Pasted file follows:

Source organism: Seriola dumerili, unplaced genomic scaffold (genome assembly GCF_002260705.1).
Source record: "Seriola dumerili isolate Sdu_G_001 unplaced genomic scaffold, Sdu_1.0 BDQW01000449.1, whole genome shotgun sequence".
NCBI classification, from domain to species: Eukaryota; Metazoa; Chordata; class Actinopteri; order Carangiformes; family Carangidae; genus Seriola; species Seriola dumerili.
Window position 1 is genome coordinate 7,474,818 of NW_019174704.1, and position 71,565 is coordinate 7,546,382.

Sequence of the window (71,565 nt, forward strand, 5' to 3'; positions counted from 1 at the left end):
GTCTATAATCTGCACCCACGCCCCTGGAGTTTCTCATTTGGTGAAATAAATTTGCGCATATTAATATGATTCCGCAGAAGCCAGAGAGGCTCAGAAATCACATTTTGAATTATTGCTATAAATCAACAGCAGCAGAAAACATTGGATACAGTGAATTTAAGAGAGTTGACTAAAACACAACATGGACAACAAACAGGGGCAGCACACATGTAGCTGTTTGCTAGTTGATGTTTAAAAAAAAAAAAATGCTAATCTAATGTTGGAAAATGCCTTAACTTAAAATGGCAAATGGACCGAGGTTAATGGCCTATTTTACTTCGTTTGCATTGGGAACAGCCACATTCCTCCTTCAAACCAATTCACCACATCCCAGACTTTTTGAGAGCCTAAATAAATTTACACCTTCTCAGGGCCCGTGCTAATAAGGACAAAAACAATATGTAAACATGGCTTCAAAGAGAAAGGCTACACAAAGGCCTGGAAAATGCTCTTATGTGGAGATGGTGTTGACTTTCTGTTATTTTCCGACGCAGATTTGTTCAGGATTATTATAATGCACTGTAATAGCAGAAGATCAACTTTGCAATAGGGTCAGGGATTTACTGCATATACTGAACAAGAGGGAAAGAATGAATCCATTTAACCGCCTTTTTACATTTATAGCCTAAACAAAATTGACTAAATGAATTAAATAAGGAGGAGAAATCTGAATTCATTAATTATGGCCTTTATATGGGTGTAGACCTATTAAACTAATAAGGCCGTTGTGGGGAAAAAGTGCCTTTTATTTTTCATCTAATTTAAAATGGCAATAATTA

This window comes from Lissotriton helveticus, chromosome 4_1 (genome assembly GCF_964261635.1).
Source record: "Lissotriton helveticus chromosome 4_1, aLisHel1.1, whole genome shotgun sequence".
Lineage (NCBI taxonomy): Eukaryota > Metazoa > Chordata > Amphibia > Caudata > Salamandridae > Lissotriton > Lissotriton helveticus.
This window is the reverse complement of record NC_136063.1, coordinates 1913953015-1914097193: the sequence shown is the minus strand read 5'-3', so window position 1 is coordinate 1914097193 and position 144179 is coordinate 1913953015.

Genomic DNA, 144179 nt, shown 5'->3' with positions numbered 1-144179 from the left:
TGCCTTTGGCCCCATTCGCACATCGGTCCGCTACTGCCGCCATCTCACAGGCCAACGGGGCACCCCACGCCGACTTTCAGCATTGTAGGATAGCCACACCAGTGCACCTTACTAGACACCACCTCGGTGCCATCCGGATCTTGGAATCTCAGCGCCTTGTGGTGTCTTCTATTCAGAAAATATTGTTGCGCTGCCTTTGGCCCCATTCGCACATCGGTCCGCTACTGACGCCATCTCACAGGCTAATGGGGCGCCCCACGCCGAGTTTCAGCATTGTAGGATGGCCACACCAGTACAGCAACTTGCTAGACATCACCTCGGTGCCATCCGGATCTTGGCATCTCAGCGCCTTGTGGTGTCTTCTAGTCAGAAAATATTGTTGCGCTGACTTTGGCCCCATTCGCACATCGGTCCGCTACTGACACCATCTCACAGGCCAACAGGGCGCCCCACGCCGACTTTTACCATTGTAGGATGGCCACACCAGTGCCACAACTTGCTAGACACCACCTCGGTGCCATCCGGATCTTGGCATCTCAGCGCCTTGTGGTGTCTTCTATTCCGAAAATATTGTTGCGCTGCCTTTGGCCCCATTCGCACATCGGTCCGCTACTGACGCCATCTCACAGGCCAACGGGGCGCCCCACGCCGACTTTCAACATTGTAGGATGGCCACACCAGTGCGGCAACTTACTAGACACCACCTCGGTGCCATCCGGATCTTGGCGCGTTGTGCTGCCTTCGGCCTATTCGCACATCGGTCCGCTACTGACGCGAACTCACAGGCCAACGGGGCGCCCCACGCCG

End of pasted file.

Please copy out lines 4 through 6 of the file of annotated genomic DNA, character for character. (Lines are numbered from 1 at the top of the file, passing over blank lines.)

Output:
Window position 1 is genome coordinate 7,474,818 of NW_019174704.1, and position 71,565 is coordinate 7,546,382.

Sequence of the window (71,565 nt, forward strand, 5' to 3'; positions counted from 1 at the left end):
GTCTATAATCTGCACCCACGCCCCTGGAGTTTCTCATTTGGTGAAATAAATTTGCGCATATTAATATGATTCCGCAGAAGCCAGAGAGGCTCAGAAATCACATTTTGAATTATTGCTATAAATCAACAGCAGCAGAAAACATTGGATACAGTGAATTTAAGAGAGTTGACTAAAACACAACATGGACAACAAACAGGGGCAGCACACATGTAGCTGTTTGCTAGTTGATGTTTAAAAAAAAAAAAATGCTAATCTAATGTTGGAAAATGCCTTAACTTAAAATGGCAAATGGACCGAGGTTAATGGCCTATTTTACTTCGTTTGCATTGGGAACAGCCACATTCCTCCTTCAAACCAATTCACCACATCCCAGACTTTTTGAGAGCCTAAATAAATTTACACCTTCTCAGGGCCCGTGCTAATAAGGACAAAAACAATATGTAAACATGGCTTCAAAGAGAAAGGCTACACAAAGGCCTGGAAAATGCTCTTATGTGGAGATGGTGTTGACTTTCTGTTATTTTCCGACGCAGATTTGTTCAGGATTATTATAATGCACTGTAATAGCAGAAGATCAACTTTGCAATAGGGTCAGGGATTTACTGCATATACTGAACAAGAGGGAAAGAATGAATCCATTTAACCGCCTTTTTACATTTATAGCCTAAACAAAATTGACTAAATGAATTAAATAAGGAGGAGAAATCTGAATTCATTAATTATGGCCTTTATATGGGTGTAGACCTATTAAACTAATAAGGCCGTTGTGGGGAAAAAGTGCCTTTTATTTTTCATCTAATTTAAAATGGCAATAATTA